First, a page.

Please provide references. The only factors I am aware of for bonding the primary neutral to the secondary neutral are those outlined in the NESC. This is the governing standard.

Just one factor influencing whether the two should be connected:

View attachment 2556195
First of all this looks like an IEC standard so its not applicable. Second of all, this table looks like it's about the allowable power frequency stress voltage on insulation for equipment. Third of all, there is nothing mentioned here about using any of this as criteria to bond the primary neutral to the secondary neutral.

Well, same can be said about ohms law or the imaginary part of an impedance equation. It doesn't exist in reality. However, that doesn't stop us from using ohms law because it gives us really close numbers to the actual value- so much so we can ignore the heating coefficient of most material like nichrome (for example) allowing us to skip equations with log, feedback, ect. A value by a few %s will not make a meaningful difference sizing a circuit for a water heater, stove, baseboard ect at 208 volts.
Sorry but no. Ohms law is very real as it was derived empirically. Also, the imaginary part of impedance is not make believe (despite its name), it actually represents quadrature conduction for reactive elements in AC time- and frequency-domain analysis.

Not sure what you are referring to about with heating coefficients, log equations or feedback... None of these have anything to do directly with ohms law or complex impedance but I understand the point you are trying to make. At the end of the day, all math is theoretical, the difference is whether or not these analytical tools have sound applications and reasonable results/assumptions.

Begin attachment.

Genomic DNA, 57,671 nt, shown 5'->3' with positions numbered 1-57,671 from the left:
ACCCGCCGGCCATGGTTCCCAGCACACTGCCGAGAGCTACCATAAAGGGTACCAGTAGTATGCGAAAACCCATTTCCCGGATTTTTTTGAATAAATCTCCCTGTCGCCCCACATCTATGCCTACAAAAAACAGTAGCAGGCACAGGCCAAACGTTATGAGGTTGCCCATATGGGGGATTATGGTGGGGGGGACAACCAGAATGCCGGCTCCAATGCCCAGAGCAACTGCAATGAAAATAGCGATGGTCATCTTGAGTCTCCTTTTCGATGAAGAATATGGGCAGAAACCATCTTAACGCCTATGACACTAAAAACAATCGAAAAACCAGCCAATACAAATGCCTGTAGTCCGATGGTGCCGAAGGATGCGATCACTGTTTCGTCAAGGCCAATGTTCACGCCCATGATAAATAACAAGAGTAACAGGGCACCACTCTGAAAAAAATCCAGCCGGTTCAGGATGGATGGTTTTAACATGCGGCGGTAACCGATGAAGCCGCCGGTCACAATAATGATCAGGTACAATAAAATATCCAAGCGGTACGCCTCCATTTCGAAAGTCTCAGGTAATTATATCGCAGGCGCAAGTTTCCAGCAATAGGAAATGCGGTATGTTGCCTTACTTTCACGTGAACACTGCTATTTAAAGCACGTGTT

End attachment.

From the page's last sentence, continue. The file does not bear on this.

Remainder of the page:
Going back to the point: Persons/property are not in contact with remote earth, but they may be thought of as being connected to it by some large equivalent impedance.

With that said the earthing electrodes at a building will not make any significance in terms of elevating the voltage under a person's feet standing in his back yard while using an electric BBQ or touching single circuit from his or her remote shed/garage.
Again, this highly depends on the physical direction the current is traveling and whether or not you or the isolated secondary system happens to be in the fault current path back to the other grounding electrode.

Right, however a capacitor will have a higher Z than a solid copper or AL bond wire/strap.
Im not talking about capacitors here. I am referring to the interwinding capacitance between primary and secondary windings. Capacitive and transformer action will still transfer potentials from the primary system to the secondary system regardless.

mbrooke

Batteries Not Included
Im still not seeing the correlation between clearing time and lightning surge currents, surge arrestor operation, low magnitude persistent faults (which would never clear), induced currents or stray NEV.